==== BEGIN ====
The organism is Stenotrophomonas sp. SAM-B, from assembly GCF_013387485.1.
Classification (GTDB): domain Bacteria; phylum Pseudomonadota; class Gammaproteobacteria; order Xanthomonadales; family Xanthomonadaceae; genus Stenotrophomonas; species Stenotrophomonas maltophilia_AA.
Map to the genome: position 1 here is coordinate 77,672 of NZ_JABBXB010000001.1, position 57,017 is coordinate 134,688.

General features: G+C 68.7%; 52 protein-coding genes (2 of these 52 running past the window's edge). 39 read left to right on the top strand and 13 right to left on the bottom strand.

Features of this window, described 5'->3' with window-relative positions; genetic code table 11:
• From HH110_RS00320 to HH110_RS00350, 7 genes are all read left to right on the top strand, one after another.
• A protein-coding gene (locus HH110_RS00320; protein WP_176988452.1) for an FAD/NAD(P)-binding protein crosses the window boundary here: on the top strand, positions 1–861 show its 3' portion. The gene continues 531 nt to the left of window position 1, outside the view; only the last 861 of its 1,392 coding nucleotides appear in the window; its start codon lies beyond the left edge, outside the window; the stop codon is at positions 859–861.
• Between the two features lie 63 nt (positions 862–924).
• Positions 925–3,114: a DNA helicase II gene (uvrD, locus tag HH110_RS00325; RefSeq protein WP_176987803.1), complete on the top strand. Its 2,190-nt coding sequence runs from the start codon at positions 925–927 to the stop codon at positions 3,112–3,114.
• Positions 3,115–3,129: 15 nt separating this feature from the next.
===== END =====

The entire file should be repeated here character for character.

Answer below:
The organism is Stenotrophomonas sp. SAM-B, from assembly GCF_013387485.1.
Classification (GTDB): domain Bacteria; phylum Pseudomonadota; class Gammaproteobacteria; order Xanthomonadales; family Xanthomonadaceae; genus Stenotrophomonas; species Stenotrophomonas maltophilia_AA.
Map to the genome: position 1 here is coordinate 77,672 of NZ_JABBXB010000001.1, position 57,017 is coordinate 134,688.

General features: G+C 68.7%; 52 protein-coding genes (2 of these 52 running past the window's edge). 39 read left to right on the top strand and 13 right to left on the bottom strand.

Features of this window, described 5'->3' with window-relative positions; genetic code table 11:
• From HH110_RS00320 to HH110_RS00350, 7 genes are all read left to right on the top strand, one after another.
• A protein-coding gene (locus HH110_RS00320; protein WP_176988452.1) for an FAD/NAD(P)-binding protein crosses the window boundary here: on the top strand, positions 1–861 show its 3' portion. The gene continues 531 nt to the left of window position 1, outside the view; only the last 861 of its 1,392 coding nucleotides appear in the window; its start codon lies beyond the left edge, outside the window; the stop codon is at positions 859–861.
• Between the two features lie 63 nt (positions 862–924).
• Positions 925–3,114: a DNA helicase II gene (uvrD, locus tag HH110_RS00325; RefSeq protein WP_176987803.1), complete on the top strand. Its 2,190-nt coding sequence runs from the start codon at positions 925–927 to the stop codon at positions 3,112–3,114.
• Positions 3,115–3,129: 15 nt separating this feature from the next.